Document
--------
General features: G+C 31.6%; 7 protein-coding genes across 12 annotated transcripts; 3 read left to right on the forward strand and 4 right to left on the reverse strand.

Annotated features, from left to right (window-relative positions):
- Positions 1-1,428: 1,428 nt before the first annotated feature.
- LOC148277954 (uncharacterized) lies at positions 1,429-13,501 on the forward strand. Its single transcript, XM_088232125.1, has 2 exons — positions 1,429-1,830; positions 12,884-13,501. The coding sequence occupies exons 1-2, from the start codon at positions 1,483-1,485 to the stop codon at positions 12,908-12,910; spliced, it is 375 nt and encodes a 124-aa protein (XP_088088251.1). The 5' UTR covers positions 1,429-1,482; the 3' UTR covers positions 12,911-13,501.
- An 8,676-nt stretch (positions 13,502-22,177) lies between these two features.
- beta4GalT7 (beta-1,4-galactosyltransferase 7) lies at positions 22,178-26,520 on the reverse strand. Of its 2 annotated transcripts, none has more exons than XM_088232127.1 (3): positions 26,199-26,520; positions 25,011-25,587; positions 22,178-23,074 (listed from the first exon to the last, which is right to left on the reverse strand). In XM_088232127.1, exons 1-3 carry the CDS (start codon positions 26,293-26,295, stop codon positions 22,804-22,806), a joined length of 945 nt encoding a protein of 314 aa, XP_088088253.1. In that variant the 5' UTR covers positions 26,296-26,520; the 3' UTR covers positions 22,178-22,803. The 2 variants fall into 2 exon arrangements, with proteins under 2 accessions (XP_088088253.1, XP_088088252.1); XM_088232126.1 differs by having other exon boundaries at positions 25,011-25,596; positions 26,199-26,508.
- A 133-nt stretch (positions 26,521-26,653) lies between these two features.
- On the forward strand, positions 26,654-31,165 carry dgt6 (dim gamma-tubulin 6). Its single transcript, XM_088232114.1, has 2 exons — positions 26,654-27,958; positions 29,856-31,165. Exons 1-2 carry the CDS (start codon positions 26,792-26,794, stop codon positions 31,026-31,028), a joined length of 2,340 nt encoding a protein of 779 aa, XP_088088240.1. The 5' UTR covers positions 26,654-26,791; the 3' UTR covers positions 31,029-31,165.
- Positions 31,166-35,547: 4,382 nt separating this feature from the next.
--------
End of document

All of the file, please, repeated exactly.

General features: G+C 31.6%; 7 protein-coding genes across 12 annotated transcripts; 3 read left to right on the forward strand and 4 right to left on the reverse strand.

Annotated features, from left to right (window-relative positions):
- Positions 1-1,428: 1,428 nt before the first annotated feature.
- LOC148277954 (uncharacterized) lies at positions 1,429-13,501 on the forward strand. Its single transcript, XM_088232125.1, has 2 exons — positions 1,429-1,830; positions 12,884-13,501. The coding sequence occupies exons 1-2, from the start codon at positions 1,483-1,485 to the stop codon at positions 12,908-12,910; spliced, it is 375 nt and encodes a 124-aa protein (XP_088088251.1). The 5' UTR covers positions 1,429-1,482; the 3' UTR covers positions 12,911-13,501.
- An 8,676-nt stretch (positions 13,502-22,177) lies between these two features.
- beta4GalT7 (beta-1,4-galactosyltransferase 7) lies at positions 22,178-26,520 on the reverse strand. Of its 2 annotated transcripts, none has more exons than XM_088232127.1 (3): positions 26,199-26,520; positions 25,011-25,587; positions 22,178-23,074 (listed from the first exon to the last, which is right to left on the reverse strand). In XM_088232127.1, exons 1-3 carry the CDS (start codon positions 26,293-26,295, stop codon positions 22,804-22,806), a joined length of 945 nt encoding a protein of 314 aa, XP_088088253.1. In that variant the 5' UTR covers positions 26,296-26,520; the 3' UTR covers positions 22,178-22,803. The 2 variants fall into 2 exon arrangements, with proteins under 2 accessions (XP_088088253.1, XP_088088252.1); XM_088232126.1 differs by having other exon boundaries at positions 25,011-25,596; positions 26,199-26,508.
- A 133-nt stretch (positions 26,521-26,653) lies between these two features.
- On the forward strand, positions 26,654-31,165 carry dgt6 (dim gamma-tubulin 6). Its single transcript, XM_088232114.1, has 2 exons — positions 26,654-27,958; positions 29,856-31,165. Exons 1-2 carry the CDS (start codon positions 26,792-26,794, stop codon positions 31,026-31,028), a joined length of 2,340 nt encoding a protein of 779 aa, XP_088088240.1. The 5' UTR covers positions 26,654-26,791; the 3' UTR covers positions 31,029-31,165.
- Positions 31,166-35,547: 4,382 nt separating this feature from the next.